Electric streetcars, like the one pictured here in Portland, Oregon, are the model and inspiration for the proposal of a new streamlined Gainesville public transit.

Gainesville already has enough quirky people and places to be a twin city to Eugene, Oregon. Home to the University of Oregon, this quintessential college town is very similar to Gainesville in terms of population dynamics and urban structure. So, what’s missing from Gainesville (aside from an awesome McMenamin’s)? A solid and effective transit system.

Former mayor of Gainesville, David Coffey, along with City Commissioner Thomas Hawkins, chair of the Metropolitan Transportation Planning Organization (MTPO), visited Oregon, mainly Eugene and Portland, in late September to further develop Gainesville’s Bus Rapid Transit (BRT) and streetcar plan. So far, Eugene and Portland’s transit systems are proving to be viable models for Gainesville.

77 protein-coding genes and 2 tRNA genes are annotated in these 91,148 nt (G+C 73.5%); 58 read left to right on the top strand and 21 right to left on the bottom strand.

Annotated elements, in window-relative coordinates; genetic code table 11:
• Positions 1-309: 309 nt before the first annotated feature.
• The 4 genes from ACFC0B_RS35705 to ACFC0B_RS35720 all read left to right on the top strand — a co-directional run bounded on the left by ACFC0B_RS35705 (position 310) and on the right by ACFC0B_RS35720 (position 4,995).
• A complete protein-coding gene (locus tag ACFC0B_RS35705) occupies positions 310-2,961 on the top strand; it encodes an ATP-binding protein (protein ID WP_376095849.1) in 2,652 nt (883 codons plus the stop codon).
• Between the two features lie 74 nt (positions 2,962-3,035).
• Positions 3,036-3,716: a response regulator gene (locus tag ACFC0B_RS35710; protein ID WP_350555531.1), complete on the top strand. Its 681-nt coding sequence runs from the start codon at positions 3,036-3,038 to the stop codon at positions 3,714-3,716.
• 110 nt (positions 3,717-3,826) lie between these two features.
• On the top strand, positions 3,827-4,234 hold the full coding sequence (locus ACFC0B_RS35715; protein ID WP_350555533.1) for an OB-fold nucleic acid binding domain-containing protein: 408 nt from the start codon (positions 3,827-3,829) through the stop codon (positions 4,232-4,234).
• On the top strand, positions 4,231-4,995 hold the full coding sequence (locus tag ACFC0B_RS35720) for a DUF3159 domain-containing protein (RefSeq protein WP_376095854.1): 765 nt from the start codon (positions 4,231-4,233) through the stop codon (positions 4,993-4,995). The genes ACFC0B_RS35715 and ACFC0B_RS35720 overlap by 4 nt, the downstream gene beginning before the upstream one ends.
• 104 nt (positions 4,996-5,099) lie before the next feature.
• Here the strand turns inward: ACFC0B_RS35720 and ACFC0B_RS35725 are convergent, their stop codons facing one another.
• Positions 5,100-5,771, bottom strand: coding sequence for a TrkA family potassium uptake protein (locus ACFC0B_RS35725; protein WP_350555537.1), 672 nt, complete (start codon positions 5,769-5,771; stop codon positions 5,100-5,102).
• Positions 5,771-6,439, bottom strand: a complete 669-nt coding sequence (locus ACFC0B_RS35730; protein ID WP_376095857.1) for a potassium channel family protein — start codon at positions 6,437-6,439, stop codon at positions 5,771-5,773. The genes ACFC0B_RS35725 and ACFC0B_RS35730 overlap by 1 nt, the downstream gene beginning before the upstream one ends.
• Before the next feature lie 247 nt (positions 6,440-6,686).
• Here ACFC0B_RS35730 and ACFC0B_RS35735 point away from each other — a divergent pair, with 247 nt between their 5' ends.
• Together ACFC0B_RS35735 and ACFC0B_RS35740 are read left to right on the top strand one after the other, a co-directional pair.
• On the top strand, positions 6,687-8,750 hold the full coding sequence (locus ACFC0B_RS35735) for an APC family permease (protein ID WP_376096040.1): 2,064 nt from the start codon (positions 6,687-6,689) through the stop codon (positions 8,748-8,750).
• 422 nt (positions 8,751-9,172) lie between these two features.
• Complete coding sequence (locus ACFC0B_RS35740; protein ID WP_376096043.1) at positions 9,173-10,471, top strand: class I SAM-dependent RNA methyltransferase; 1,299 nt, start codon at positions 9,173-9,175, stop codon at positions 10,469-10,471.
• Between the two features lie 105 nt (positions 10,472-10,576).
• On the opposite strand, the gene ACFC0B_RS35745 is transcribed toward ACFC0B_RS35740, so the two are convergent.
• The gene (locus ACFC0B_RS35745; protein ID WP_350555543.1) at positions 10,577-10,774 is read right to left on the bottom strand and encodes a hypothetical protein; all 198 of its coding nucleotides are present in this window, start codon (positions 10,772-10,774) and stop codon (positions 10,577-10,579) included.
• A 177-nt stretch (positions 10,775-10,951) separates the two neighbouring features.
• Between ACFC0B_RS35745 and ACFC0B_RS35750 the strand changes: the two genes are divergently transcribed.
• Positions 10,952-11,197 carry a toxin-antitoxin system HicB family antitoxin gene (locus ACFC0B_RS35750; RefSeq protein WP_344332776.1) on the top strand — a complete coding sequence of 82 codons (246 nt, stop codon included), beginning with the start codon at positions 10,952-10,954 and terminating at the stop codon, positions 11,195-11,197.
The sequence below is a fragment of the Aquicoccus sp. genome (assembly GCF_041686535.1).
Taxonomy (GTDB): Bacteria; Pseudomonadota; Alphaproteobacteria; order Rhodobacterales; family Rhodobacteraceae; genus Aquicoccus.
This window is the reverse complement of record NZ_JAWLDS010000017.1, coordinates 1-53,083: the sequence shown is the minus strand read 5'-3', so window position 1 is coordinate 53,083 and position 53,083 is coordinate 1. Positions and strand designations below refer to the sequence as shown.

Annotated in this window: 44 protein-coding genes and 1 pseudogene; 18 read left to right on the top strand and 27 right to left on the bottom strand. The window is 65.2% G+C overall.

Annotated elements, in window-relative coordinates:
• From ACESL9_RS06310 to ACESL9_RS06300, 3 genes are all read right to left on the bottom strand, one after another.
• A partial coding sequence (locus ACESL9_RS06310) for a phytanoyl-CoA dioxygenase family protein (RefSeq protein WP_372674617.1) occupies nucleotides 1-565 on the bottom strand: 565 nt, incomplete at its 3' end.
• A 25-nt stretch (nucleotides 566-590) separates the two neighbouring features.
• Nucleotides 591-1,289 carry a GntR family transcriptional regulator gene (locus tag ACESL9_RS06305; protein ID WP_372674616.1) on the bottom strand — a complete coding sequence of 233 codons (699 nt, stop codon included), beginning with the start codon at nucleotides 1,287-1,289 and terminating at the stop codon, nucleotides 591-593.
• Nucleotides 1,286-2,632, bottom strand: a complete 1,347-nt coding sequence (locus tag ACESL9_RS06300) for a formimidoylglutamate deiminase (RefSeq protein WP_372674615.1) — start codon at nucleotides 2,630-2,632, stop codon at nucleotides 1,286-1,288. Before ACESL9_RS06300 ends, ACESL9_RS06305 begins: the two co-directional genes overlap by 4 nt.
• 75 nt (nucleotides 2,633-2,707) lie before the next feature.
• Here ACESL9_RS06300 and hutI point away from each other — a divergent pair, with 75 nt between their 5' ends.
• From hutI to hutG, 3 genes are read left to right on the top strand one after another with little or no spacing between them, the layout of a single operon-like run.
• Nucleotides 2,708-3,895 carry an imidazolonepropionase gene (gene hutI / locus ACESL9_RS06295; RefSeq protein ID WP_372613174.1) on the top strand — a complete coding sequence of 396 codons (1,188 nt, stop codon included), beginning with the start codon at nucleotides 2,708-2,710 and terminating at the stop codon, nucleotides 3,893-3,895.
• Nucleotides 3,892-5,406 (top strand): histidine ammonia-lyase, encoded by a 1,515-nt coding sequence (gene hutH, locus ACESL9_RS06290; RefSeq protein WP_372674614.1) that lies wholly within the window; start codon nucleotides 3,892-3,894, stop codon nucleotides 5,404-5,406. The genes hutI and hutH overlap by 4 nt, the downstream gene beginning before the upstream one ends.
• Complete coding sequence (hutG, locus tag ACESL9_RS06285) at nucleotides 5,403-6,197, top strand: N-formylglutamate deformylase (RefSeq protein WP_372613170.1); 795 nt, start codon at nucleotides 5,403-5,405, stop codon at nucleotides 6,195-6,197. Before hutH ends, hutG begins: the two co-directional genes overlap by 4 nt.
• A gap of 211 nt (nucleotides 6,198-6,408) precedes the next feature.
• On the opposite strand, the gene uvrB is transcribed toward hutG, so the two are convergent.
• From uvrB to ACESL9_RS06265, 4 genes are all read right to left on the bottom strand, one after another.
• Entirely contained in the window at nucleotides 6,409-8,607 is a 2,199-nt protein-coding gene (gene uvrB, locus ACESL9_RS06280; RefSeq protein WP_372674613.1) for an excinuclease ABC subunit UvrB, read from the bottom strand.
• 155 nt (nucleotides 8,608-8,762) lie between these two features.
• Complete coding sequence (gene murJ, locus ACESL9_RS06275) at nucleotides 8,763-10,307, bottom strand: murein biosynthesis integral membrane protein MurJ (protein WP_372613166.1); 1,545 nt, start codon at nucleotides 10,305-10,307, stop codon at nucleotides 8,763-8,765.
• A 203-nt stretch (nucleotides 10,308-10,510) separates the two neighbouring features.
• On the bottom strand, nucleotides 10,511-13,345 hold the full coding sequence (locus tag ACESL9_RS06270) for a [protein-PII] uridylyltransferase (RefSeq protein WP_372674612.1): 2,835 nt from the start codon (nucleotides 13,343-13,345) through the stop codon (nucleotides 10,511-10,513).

Eugene had its highly effective BRT network ready and running in 2007 with ridership in its first year exceeding the 20-year projection. And just two hours north, the widely recognized, urban-planning ideal, Portland, began operating its successful streetcar network in 2001.

Members of Gainesville’s MTPO are hopeful that the implementation of a system similar to Eugene’s BRT and Portland’s streetcar will be just as successful in Gainesville. MTPO is a committee dedicated to facilitating and furthering development of alternative transportation in the Gainesville metropolitan area.